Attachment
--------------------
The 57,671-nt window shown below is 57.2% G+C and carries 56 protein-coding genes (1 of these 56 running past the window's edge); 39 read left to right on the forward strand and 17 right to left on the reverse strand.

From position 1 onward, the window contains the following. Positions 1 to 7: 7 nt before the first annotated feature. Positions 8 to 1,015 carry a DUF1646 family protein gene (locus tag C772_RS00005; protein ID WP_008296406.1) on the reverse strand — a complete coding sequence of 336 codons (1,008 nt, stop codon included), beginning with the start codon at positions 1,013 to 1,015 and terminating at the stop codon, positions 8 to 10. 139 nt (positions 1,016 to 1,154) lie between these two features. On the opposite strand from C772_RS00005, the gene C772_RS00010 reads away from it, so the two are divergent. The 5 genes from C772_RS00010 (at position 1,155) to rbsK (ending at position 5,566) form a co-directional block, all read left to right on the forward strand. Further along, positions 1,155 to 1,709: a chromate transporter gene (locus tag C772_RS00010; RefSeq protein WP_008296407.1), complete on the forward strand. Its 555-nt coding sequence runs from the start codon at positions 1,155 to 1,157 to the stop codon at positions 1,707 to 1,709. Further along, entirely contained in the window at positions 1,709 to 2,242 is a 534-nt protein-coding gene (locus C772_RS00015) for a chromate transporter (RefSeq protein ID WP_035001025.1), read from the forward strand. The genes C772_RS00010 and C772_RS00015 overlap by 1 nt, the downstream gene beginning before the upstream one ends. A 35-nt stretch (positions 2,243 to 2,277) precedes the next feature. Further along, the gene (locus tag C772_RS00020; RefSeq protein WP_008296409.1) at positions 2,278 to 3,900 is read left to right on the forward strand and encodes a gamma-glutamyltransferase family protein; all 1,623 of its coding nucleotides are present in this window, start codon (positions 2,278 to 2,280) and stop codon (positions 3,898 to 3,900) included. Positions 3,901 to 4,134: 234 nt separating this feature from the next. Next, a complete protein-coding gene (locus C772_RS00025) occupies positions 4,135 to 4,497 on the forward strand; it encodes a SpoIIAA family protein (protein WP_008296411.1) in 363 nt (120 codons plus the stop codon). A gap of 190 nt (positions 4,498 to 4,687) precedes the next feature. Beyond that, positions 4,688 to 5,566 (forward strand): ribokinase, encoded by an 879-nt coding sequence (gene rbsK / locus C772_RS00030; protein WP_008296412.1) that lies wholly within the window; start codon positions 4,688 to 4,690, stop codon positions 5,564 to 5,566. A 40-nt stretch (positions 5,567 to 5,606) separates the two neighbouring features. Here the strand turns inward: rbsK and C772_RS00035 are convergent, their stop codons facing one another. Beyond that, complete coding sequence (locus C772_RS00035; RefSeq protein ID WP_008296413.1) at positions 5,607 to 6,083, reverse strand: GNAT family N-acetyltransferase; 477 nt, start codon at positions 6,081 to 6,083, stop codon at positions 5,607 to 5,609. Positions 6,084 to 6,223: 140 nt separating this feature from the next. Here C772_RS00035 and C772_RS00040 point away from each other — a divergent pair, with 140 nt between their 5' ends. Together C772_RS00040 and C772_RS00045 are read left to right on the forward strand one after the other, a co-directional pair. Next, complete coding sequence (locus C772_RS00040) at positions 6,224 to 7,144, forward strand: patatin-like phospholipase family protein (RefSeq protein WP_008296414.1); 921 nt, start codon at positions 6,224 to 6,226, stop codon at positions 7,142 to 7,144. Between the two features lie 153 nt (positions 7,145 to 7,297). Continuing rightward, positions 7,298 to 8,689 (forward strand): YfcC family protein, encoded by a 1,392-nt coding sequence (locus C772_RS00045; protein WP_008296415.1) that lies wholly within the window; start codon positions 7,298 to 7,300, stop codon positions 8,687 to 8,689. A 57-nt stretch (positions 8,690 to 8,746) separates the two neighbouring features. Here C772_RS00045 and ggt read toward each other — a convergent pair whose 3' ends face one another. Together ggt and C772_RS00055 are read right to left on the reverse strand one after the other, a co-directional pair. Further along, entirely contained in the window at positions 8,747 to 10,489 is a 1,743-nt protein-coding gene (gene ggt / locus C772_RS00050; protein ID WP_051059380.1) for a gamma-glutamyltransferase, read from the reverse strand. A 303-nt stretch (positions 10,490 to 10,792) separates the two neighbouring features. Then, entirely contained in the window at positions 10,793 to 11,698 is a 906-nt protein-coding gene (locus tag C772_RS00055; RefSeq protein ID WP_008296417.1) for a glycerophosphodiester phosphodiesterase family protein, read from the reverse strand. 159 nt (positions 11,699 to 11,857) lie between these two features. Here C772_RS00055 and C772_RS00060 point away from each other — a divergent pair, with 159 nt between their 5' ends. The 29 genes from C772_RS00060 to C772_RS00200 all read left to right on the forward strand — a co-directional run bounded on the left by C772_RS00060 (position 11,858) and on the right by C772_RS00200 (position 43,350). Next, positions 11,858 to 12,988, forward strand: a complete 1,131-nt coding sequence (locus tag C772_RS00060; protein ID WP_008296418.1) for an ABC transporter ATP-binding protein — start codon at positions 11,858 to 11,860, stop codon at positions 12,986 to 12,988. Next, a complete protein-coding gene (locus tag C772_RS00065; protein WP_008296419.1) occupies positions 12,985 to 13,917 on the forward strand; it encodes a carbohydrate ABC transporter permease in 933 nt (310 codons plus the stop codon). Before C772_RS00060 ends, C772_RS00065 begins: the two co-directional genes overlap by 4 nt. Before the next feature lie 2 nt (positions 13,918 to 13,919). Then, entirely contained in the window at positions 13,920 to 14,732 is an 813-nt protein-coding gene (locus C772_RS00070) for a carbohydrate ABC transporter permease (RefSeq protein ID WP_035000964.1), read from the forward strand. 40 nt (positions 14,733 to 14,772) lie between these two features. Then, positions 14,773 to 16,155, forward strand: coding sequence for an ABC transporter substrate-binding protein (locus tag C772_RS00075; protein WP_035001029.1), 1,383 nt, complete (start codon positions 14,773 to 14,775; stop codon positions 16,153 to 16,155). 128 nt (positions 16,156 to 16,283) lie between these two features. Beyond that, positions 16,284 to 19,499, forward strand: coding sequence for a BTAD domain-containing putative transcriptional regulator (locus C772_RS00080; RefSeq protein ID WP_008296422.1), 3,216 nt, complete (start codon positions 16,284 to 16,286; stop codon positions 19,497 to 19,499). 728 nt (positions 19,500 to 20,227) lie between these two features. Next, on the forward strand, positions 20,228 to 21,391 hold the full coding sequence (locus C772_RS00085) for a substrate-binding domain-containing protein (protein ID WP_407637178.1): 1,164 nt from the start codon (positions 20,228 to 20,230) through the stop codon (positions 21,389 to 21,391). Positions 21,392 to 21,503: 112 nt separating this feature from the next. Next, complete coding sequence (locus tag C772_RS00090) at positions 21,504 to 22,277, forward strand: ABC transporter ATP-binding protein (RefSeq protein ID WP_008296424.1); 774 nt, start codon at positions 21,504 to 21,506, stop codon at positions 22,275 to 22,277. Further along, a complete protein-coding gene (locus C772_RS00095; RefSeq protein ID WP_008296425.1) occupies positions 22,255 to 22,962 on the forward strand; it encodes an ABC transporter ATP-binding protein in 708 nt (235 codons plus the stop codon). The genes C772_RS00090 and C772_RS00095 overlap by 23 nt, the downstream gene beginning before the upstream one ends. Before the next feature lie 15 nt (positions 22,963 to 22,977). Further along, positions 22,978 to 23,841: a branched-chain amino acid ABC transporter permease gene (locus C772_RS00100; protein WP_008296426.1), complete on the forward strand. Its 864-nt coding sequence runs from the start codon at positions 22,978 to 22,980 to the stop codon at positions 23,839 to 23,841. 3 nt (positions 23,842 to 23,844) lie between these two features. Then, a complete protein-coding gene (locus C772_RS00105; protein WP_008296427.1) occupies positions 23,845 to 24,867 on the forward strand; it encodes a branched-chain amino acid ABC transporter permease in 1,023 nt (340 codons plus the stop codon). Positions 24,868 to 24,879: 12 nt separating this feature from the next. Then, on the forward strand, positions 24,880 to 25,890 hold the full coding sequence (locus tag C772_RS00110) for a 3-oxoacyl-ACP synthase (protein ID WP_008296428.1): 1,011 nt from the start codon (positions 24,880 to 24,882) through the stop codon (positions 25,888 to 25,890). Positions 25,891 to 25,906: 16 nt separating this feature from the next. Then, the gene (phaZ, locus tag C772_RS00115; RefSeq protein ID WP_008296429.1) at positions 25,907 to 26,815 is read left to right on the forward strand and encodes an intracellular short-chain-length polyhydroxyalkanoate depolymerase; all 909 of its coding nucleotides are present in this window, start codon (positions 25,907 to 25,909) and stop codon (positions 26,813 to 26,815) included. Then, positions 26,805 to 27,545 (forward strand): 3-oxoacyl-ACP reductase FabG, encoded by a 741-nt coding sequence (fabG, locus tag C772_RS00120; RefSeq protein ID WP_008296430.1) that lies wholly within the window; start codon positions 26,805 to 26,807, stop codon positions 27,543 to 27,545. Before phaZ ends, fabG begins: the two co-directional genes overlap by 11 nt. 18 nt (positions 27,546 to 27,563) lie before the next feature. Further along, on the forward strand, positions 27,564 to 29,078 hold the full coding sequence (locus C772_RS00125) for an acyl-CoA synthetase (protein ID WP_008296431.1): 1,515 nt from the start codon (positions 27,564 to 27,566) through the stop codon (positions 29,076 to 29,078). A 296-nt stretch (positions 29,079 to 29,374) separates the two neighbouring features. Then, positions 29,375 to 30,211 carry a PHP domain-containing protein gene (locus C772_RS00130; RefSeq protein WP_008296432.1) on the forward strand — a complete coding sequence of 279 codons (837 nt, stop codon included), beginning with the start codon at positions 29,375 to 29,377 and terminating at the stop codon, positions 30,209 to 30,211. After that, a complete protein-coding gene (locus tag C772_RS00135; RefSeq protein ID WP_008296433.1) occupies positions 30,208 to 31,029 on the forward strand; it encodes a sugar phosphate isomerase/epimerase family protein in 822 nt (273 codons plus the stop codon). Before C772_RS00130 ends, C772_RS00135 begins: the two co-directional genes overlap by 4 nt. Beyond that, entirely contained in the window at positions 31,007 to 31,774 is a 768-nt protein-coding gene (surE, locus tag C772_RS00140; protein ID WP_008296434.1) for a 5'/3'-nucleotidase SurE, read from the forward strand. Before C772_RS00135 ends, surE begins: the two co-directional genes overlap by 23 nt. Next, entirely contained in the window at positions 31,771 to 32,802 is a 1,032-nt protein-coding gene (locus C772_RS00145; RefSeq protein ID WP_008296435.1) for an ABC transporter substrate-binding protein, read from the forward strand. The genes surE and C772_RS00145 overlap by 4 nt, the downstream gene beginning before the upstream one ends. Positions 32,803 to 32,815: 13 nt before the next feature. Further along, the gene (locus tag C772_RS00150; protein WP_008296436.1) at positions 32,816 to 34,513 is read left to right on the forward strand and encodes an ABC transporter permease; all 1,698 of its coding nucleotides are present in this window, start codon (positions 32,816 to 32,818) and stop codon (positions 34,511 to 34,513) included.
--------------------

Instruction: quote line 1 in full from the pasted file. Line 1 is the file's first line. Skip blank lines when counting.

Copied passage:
The 57,671-nt window shown below is 57.2% G+C and carries 56 protein-coding genes (1 of these 56 running past the window's edge); 39 read left to right on the forward strand and 17 right to left on the reverse strand.